American Alpine Jounrna and Accidents in North American Climbing

North America, Canada, St. Elias Range, Kluane National Park Reserve, Mt. Baird, First Ascent

  • Climbs And Expeditions
  • Climb Year:
  • Publication Year: 2001

Mt. Baird, First Ascent. In July and August, Dave Hildes, Jay Burbee (Canada), and I planned to join up the ridge of peaks that connect Mt. Augusta to Mt. St. Elias on the west side of the range. The reality, after delays and team and transport problems, was that we found ourselves dumped on the upper Seward Glacier with about ten days on our hands. Mixed weather with much whiteout frustrated attempts to weave through the icefalls at the base of the north ridge of Mt. Augusta. Jay, who had been on the same ridge the previous year after a successful Logan expedition, marveled at the contrast in snow conditions while wading chest-deep through this icefall. After attaining a high point of around 2900 meters, it dawned on us that we were just too late in the season to navigate this maze of seracs and chasms that barred a relatively straightforward route to the summit.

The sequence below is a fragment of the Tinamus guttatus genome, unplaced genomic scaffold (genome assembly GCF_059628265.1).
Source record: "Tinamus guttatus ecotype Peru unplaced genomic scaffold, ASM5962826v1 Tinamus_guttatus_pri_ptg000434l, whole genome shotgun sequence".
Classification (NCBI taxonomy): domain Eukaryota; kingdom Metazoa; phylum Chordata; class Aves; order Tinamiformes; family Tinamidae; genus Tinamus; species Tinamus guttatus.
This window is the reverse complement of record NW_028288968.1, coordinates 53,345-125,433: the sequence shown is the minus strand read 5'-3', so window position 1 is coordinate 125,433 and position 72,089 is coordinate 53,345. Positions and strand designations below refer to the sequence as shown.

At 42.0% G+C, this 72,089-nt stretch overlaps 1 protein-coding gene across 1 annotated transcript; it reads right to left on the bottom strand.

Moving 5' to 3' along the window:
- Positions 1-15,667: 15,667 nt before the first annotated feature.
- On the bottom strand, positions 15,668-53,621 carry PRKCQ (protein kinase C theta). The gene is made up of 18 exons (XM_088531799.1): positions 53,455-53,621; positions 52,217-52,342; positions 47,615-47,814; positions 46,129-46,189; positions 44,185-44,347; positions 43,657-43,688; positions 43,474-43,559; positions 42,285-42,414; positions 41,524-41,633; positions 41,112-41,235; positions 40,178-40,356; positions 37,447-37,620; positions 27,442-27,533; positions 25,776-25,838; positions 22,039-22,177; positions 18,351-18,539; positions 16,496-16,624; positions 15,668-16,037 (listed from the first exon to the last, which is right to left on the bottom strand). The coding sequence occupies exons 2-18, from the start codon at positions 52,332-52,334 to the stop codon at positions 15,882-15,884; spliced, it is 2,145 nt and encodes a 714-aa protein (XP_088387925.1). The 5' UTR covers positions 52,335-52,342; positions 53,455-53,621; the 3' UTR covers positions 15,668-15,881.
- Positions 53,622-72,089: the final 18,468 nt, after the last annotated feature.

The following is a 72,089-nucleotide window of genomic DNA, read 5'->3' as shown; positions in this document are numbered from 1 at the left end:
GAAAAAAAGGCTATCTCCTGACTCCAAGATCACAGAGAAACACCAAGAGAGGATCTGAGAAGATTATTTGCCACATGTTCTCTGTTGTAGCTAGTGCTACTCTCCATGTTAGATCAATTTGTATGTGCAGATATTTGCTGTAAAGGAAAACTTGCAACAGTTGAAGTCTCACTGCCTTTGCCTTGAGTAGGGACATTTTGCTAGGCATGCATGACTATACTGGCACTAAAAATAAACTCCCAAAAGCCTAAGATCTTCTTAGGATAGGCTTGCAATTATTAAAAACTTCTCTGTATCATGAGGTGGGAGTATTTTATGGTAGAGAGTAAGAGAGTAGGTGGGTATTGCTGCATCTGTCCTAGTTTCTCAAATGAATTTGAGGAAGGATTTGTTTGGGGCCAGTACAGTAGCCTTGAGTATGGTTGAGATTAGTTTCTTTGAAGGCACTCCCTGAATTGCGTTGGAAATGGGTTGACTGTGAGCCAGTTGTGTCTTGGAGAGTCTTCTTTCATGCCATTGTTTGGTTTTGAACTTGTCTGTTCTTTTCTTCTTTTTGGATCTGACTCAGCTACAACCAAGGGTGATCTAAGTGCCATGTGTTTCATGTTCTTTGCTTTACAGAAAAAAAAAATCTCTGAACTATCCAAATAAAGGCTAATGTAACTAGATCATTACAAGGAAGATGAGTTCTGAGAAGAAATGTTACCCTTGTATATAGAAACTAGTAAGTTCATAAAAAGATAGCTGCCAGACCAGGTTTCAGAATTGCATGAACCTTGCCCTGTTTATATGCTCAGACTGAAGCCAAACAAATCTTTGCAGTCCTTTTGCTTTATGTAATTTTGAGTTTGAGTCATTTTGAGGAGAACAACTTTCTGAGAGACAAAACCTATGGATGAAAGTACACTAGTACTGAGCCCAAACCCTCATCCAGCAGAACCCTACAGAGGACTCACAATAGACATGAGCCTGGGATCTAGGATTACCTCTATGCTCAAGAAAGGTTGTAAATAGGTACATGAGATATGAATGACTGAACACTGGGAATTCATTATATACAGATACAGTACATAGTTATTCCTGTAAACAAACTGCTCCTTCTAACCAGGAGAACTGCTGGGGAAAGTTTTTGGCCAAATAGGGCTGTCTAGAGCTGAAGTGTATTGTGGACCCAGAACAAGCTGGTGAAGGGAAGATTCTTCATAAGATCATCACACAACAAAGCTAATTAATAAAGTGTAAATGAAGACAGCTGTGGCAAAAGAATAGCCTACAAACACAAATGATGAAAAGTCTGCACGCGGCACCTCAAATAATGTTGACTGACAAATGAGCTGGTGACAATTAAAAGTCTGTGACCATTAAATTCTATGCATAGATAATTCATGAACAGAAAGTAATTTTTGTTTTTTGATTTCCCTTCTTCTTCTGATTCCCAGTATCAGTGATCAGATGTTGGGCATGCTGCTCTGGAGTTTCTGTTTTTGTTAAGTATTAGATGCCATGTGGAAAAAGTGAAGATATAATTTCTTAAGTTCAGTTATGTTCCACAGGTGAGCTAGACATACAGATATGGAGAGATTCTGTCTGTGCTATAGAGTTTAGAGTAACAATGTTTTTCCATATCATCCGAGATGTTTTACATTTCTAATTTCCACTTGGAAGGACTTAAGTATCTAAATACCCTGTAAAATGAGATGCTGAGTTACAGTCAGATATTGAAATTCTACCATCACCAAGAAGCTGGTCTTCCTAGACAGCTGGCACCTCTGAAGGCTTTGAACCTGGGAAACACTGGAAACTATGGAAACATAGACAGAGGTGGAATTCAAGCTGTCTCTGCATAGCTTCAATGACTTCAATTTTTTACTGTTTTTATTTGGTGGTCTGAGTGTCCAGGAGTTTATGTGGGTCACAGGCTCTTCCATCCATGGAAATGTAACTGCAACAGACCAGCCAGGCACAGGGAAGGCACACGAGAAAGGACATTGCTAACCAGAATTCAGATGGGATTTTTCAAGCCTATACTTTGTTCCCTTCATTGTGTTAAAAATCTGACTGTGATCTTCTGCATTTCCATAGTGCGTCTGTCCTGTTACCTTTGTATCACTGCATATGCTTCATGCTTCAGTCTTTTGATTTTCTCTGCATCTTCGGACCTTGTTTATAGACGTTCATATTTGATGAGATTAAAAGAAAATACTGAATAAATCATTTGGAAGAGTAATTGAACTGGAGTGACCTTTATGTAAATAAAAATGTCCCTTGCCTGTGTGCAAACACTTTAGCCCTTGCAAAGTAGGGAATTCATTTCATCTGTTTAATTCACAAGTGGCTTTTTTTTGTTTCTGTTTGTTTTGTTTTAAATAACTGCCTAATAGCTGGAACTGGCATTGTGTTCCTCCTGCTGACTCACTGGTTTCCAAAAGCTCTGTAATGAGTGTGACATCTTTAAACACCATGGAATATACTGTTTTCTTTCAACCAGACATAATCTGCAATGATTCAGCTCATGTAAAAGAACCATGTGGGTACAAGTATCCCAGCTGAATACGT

Hence, we attempted to push a route through the icefalls guarding the Augusta-Baird col. Being considerably gentler in slope, the climbing (with some interesting overhanging cruddy snow/ice climbing) gave way to a fine camp at the col (ca. 2800m) after a couple of days. From this position, a straightforward 40-to 50-degree snow slog in varied conditions got us up the East Ridge (Alaskan Grade III) of Mt. Baird (3550m) for the mountain’s first ascent. The final two pitches gave additional exciting climbing, but the summit arête was fortunately devoid of the cornices usually associated with exposed ridges on the west side of the range. From the summit, we continued along the west ridge and subsequently dropped onto the relatively safer east face to descend to camp at the col. With the weather deteriorating again, we backtracked down the icefall and headed back to our pick-up spot where, after a few frustrating days and some inspired (or desperate) radio repairs, our plane landed to claim us from impending winter. Short, sweet, and, compared to the usual epics, cheating?

Alun Hubbard, United Kingdom

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